September 3, 1949
We have just returned home and found your note, which was transferred to us from New York. We were terribly sorry that we could not see you in New York this time. I telephoned your landlady on the day when we arrived and again on the day before we left, hoping that you might have returned.
Yes, I did want to see you without Isabel Paterson. I still feel guilty about that incident, and I had hoped that I would make up for it this time. It may please you to know that Isabel Paterson and I are not friends any longer. I did not see her at all on this trip. I am very slow and reluctant to condemn people, so it took me all these years to realize that she had a bad streak of malice. If you remember, at the time of that incident with you, she came in and started telling me such tragic things about herself that I felt I had to console her, and I neglected you as a result. I thought that it was an emergency. I have learned since, from her subsequent behavior, that it was a deliberate action on her part, an attempt to force me away from all my friends. Well, it didn’t work, but I hope that you will forgive me for that incident.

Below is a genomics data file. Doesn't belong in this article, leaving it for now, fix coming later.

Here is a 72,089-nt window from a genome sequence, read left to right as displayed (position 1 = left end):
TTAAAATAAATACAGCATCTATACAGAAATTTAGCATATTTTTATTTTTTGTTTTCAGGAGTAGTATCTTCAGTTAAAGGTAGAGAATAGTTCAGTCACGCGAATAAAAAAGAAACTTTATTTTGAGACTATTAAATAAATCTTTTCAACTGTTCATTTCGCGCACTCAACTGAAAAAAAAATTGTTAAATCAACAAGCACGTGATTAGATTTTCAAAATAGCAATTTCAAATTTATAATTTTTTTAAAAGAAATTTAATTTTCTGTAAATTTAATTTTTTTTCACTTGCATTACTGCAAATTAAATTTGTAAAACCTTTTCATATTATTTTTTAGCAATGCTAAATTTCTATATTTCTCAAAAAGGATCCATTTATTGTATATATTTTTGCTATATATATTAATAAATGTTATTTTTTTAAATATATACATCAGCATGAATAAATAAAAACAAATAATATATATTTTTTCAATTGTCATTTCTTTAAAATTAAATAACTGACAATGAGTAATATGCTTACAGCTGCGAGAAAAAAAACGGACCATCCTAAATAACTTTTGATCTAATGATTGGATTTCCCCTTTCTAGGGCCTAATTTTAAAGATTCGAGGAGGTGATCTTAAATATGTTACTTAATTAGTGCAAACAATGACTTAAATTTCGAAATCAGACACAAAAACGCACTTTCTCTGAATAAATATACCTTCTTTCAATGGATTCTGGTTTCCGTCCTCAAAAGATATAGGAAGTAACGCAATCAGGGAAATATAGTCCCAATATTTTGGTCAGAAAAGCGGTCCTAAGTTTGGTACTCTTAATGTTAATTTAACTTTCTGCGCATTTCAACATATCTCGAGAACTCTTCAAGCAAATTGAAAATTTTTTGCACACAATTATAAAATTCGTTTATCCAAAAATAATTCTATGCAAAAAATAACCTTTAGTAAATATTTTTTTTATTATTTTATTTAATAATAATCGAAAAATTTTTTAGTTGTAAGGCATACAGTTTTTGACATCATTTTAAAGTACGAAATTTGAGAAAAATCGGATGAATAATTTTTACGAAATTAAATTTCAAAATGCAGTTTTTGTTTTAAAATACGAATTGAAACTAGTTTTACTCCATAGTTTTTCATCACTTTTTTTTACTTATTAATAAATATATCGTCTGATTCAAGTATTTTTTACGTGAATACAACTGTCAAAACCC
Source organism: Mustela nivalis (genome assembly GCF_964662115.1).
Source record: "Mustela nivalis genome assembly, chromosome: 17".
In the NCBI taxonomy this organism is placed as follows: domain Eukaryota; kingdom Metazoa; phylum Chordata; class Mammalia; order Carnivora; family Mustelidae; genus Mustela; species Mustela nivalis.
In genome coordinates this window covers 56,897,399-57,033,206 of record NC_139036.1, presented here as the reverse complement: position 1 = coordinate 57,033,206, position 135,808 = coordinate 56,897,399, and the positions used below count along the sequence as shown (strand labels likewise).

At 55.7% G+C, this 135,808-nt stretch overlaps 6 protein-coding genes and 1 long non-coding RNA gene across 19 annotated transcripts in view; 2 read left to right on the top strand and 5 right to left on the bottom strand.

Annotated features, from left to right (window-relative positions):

We had a wonderful trip to New York, and I am back at work on my new novel now. I was glad to hear that you were working with an opera company. I hope that it is the kind of job you wanted. Let me know how you are getting along and what you are doing. I am much better at answering letters now than I used to be. I hope you have seen the movie of THE FOUNTAINHEAD. Let me know how you liked it.
Love from both of us,